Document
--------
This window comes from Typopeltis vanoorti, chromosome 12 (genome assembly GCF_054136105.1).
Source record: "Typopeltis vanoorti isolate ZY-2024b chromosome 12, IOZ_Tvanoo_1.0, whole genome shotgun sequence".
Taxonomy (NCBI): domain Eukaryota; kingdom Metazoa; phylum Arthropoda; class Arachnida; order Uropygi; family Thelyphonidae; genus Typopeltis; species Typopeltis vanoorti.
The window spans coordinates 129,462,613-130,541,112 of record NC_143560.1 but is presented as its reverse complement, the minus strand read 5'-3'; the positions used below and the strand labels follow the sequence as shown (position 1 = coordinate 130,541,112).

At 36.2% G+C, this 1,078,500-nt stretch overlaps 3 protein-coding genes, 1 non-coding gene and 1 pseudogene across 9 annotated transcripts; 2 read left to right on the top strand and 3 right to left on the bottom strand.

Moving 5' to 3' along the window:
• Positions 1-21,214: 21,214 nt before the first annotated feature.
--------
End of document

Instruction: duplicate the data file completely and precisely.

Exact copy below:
This window comes from Typopeltis vanoorti, chromosome 12 (genome assembly GCF_054136105.1).
Source record: "Typopeltis vanoorti isolate ZY-2024b chromosome 12, IOZ_Tvanoo_1.0, whole genome shotgun sequence".
Taxonomy (NCBI): domain Eukaryota; kingdom Metazoa; phylum Arthropoda; class Arachnida; order Uropygi; family Thelyphonidae; genus Typopeltis; species Typopeltis vanoorti.
The window spans coordinates 129,462,613-130,541,112 of record NC_143560.1 but is presented as its reverse complement, the minus strand read 5'-3'; the positions used below and the strand labels follow the sequence as shown (position 1 = coordinate 130,541,112).

At 36.2% G+C, this 1,078,500-nt stretch overlaps 3 protein-coding genes, 1 non-coding gene and 1 pseudogene across 9 annotated transcripts; 2 read left to right on the top strand and 3 right to left on the bottom strand.

Moving 5' to 3' along the window:
• Positions 1-21,214: 21,214 nt before the first annotated feature.